The participants included in this report are from 3 studies that differed in their goals and study hypotheses. In study 1, Epstein and colleagues23 randomly assigned obese youth and their parents (N = 52) to 1 of 4 groups that varied the targeted behaviors (sedentary behaviors vs physical activity) and treatment dose (low vs high). Low and high doses for the decrease sedentary behavior or increase physical activity group were 10 and 20 h/wk of targeted sedentary behaviors, or the equivalent calorie (energy) expenditure of 16 and 32 km/wk (10 and 20 mile/wk), respectively. In study 2, Epstein and colleagues24 randomized obese children (N = 45) to groups that were enrolled in a 6-month family-based behavioral weight control program plus parent and child problem solving, child problem solving, or standard treatment with no additional problem solving. Finally, in study 3, Epstein and colleagues25 randomized obese children (N = 45) to groups that differed in how they reduced targeted sedentary behaviors, comparing a reinforcement system to reduced sedentary behavior with restructuring of the environment (stimulus control).
Regression analysis was used to determine the influence of parent z-BMI change on child z-BMI change for the 0- to 6-month and 0- to 24-month time points. β Coefficients, the 95% confidence intervals, P values, and coefficients of determination were calculated. Regression analysis also examined the influence of parent weight change on child weight change.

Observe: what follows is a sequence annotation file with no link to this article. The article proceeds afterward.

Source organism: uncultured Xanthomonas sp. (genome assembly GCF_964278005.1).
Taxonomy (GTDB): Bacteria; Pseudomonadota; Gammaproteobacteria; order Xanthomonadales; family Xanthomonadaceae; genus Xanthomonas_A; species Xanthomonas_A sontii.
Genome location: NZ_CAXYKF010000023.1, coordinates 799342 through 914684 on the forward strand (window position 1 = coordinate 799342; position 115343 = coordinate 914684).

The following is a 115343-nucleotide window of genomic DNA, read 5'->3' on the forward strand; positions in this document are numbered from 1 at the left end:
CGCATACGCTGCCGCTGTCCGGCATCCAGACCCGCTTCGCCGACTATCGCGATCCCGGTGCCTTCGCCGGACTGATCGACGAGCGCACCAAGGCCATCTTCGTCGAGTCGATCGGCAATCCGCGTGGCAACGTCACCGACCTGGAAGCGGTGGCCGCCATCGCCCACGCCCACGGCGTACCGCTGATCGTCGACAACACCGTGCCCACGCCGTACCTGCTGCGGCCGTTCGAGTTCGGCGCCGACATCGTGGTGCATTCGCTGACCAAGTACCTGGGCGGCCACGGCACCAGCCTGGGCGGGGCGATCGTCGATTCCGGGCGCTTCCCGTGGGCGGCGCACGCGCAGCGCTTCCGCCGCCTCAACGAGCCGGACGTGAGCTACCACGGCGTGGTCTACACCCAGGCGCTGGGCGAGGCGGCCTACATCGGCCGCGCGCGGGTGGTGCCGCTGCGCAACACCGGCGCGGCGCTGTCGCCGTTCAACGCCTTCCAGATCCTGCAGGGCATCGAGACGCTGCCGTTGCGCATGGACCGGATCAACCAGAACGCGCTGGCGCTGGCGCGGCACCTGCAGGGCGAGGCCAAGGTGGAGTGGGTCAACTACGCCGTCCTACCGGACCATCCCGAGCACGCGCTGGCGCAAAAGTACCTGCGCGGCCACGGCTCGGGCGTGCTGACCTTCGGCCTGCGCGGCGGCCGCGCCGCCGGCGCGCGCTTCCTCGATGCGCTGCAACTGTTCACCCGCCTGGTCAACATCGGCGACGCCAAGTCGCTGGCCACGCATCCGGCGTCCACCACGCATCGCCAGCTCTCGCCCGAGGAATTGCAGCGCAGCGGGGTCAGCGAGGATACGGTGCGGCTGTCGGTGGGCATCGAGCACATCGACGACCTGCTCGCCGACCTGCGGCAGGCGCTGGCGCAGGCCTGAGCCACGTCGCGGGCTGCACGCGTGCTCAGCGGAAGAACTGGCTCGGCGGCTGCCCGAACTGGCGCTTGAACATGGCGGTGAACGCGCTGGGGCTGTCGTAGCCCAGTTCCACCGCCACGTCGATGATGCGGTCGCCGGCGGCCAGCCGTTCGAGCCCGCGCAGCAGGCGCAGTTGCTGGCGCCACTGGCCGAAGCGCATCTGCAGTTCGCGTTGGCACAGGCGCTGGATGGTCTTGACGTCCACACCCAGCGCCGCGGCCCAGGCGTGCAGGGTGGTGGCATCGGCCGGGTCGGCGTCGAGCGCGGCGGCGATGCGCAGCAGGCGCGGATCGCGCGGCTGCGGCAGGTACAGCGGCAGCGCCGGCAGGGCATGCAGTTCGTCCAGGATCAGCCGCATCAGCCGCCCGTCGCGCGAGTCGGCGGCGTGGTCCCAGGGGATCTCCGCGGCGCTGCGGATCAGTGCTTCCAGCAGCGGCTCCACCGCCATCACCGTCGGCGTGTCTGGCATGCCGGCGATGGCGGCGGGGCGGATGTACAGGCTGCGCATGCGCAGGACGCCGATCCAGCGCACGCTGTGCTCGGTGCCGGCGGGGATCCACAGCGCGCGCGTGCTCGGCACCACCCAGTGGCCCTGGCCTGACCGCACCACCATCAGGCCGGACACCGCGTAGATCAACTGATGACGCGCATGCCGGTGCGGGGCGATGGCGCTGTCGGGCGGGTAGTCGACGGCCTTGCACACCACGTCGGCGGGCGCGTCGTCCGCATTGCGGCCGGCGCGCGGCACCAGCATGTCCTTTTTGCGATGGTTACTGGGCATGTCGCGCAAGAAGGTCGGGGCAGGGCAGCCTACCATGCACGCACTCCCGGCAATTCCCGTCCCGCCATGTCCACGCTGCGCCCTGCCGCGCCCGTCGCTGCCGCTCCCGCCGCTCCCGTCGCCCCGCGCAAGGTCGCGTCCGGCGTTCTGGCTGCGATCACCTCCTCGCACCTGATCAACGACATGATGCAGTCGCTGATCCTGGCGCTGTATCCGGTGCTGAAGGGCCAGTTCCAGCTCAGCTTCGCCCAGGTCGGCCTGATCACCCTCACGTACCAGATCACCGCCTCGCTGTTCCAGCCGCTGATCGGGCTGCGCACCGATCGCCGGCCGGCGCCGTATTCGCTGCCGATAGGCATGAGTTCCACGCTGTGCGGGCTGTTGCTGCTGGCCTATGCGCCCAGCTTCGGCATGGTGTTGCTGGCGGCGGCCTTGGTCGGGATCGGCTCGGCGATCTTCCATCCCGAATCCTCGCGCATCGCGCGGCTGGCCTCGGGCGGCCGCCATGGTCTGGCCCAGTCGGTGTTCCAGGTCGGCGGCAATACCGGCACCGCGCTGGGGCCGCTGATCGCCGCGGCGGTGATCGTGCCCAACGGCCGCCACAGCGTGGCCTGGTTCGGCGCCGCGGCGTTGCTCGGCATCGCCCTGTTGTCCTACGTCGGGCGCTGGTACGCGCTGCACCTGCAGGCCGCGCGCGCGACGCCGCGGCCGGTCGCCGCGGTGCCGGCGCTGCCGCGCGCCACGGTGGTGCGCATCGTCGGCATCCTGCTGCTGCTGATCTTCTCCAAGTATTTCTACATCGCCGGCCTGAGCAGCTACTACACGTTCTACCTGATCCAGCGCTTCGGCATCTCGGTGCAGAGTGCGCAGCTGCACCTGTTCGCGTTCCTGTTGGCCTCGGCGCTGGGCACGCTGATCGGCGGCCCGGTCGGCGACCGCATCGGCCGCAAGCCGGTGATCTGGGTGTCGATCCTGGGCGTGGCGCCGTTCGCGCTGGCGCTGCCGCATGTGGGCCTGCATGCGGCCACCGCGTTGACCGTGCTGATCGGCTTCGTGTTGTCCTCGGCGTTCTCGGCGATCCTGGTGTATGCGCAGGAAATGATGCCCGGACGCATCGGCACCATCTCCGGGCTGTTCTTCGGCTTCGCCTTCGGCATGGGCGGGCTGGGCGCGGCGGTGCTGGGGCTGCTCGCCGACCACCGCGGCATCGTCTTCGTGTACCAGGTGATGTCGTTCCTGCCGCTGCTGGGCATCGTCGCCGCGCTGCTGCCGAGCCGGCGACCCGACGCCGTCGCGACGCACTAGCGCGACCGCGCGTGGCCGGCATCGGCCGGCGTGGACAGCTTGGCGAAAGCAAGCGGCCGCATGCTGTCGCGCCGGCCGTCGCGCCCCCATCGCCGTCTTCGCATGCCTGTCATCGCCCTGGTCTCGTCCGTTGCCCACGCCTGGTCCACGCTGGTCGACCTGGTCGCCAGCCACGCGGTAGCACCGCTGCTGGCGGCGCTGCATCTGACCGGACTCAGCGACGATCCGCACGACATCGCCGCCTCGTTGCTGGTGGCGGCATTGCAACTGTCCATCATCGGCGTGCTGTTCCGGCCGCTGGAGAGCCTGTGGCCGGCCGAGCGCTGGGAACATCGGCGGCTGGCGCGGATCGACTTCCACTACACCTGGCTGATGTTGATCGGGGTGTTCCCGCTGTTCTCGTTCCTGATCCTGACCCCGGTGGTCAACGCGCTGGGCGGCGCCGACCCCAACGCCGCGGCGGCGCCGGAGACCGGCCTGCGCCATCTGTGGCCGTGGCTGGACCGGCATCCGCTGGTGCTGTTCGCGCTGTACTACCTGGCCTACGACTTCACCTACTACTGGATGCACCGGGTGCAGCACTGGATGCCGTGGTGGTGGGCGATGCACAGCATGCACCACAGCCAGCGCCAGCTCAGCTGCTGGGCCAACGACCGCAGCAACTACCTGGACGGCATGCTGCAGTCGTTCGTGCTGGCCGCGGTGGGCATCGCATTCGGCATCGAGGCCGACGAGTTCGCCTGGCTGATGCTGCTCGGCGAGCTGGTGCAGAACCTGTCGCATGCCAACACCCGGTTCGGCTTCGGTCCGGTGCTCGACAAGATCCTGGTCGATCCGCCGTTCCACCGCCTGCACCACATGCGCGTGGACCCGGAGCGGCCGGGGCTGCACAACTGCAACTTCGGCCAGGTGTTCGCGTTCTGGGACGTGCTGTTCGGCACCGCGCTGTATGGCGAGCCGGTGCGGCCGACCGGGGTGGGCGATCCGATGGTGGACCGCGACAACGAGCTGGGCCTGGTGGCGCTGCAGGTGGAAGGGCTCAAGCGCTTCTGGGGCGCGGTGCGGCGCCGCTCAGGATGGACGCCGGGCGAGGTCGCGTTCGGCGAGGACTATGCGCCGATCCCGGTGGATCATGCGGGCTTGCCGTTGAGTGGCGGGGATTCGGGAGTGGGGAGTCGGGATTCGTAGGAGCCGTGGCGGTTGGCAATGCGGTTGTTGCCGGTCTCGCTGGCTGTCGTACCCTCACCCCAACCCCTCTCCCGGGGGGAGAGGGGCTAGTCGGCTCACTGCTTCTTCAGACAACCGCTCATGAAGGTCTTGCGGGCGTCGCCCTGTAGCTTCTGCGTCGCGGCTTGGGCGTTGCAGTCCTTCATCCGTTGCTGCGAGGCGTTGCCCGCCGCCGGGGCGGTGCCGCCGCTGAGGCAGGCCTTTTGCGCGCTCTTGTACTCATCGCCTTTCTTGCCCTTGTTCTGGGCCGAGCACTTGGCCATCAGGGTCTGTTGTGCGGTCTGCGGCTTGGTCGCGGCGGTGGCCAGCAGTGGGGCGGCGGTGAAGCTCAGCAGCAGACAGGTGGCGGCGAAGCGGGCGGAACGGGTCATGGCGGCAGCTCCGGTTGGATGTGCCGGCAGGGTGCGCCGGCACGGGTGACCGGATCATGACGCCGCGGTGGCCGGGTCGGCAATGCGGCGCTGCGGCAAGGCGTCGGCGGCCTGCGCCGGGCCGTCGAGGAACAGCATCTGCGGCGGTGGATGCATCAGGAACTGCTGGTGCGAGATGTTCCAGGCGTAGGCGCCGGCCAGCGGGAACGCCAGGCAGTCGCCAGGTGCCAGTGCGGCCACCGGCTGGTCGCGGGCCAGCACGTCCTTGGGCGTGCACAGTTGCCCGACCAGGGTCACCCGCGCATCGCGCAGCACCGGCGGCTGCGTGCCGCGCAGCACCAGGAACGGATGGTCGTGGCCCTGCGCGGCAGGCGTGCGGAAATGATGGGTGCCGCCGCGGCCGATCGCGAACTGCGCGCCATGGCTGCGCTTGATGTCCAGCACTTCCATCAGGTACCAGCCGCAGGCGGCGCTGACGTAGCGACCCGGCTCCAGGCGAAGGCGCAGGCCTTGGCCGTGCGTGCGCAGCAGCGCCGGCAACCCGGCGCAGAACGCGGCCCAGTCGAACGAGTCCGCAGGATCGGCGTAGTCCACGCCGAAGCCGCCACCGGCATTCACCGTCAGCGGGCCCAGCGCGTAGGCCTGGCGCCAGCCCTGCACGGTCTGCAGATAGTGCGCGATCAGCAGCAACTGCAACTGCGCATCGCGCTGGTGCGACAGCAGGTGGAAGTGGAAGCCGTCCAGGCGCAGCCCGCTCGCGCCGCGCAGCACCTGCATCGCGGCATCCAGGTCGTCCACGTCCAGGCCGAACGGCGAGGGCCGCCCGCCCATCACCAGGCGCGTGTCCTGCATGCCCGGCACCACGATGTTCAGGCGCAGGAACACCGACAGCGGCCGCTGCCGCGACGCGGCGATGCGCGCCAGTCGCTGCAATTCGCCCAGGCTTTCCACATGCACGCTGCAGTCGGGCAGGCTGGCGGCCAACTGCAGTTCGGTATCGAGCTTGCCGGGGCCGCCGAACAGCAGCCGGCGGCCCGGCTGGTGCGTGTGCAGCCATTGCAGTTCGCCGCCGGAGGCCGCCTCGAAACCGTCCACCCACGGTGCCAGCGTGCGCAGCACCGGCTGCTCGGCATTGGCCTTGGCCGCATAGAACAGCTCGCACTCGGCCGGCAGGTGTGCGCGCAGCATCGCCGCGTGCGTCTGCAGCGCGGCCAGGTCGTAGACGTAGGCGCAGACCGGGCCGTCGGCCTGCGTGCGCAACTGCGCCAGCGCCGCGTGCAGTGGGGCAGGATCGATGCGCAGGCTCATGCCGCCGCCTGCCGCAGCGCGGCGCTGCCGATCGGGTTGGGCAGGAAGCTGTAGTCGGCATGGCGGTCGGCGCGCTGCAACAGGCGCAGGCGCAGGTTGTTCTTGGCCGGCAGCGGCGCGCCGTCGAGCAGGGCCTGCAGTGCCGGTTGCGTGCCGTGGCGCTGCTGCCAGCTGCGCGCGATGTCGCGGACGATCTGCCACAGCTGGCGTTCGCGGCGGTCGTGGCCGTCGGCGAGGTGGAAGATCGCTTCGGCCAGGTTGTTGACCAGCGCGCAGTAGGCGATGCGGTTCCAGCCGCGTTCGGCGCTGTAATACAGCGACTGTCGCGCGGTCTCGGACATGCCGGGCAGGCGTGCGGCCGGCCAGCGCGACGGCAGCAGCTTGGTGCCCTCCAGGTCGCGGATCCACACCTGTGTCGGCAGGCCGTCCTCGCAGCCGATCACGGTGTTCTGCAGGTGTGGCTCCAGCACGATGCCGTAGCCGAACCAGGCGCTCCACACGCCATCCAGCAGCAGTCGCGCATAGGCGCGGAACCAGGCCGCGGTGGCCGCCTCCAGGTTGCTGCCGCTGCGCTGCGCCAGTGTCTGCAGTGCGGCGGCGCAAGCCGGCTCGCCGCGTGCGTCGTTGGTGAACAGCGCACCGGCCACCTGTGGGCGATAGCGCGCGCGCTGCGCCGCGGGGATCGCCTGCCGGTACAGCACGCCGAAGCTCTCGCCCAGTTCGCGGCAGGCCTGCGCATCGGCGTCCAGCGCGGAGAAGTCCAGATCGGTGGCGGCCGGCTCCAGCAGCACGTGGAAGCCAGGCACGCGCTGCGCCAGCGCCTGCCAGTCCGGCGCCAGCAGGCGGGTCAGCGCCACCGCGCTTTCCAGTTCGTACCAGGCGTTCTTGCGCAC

Hierarchical regression models were used to establish if parental change in z-BMI accounts for a significant amount of incremental variance in child z-BMI change when controlling for variables forced into step 1 of the model. Variables forced into step 1 included child's sex, parent's sex, SES, child's age, mother's age, father's age, baseline child z-BMI, baseline mother z-BMI, and baseline father z-BMI; to control for the different studies, dummy variables were created for study group. Hierarchical regression models also examined the influence of parent weight change on child weight change.
To further examine the relationship of child weight change by parent weight change, parent 0- to 24-month weight change was divided into 4 categories (n = 36, 35, 35, 36) by z-BMI change: −0.50 or less, −0.49 to −0.24, −0.23 to −0.06, and greater than −0.06. The mean parent weight change over 24 months for each respective category was as follows: −14.4, −5.2, −2.4, and 1.4 kg. The influence of these groupings on child weight was determined using 2-factor mixed analyses of covariance with grouping as the between variable and time as the within factor. Linear contrasts were used to compare differences in the rate of change between groups. Covariates included SES, child sex and age, and parent sex and baseline z-BMI to control for variables that might influence child z-BMI change. Mean child weight for height and percentage overweight changes for each parent z-BMI change category were also determined.